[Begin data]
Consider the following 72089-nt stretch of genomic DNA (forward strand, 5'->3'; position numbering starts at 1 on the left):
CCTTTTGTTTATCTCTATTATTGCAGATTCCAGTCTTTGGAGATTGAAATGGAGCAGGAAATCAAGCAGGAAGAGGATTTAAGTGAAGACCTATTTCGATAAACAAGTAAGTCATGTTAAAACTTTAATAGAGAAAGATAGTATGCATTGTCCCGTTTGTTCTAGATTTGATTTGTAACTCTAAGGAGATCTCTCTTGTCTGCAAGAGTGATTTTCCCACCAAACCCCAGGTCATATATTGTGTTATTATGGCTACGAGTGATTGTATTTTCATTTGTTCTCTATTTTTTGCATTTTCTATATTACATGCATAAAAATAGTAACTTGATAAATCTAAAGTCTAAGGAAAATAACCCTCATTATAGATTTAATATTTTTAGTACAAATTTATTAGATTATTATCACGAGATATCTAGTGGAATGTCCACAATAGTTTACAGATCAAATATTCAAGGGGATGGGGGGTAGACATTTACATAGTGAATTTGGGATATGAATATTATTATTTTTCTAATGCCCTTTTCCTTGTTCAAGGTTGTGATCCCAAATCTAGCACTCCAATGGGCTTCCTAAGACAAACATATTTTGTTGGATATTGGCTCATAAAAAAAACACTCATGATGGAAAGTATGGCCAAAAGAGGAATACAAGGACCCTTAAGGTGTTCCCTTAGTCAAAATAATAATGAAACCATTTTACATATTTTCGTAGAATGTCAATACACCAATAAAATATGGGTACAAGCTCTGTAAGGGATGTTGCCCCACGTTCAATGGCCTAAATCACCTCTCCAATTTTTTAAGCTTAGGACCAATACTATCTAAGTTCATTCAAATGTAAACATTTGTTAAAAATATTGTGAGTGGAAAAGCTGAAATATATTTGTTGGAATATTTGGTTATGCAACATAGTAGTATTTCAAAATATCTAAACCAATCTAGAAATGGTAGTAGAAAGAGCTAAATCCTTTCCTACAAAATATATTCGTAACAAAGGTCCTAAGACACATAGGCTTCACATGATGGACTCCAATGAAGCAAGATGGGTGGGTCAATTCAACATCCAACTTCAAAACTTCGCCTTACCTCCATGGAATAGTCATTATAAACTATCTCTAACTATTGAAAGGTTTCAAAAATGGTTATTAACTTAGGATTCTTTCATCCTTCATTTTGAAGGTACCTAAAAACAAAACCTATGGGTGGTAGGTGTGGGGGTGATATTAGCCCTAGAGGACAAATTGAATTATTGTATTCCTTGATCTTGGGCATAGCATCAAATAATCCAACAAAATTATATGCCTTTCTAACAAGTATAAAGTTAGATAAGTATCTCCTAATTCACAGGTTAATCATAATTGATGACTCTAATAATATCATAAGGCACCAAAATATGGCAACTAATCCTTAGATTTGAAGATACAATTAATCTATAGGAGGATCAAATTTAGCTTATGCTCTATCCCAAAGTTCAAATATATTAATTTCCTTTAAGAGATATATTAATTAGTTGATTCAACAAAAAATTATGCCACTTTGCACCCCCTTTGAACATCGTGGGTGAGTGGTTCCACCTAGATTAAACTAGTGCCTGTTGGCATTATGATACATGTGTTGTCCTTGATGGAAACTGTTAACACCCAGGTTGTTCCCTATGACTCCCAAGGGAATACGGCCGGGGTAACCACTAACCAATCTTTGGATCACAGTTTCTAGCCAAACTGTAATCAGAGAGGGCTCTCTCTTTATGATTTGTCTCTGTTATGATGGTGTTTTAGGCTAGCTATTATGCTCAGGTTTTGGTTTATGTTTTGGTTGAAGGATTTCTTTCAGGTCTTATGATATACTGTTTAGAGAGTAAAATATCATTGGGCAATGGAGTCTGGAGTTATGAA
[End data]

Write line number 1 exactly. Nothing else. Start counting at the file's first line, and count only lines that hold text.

Consider the following 72089-nt stretch of genomic DNA (forward strand, 5'->3'; position numbering starts at 1 on the left):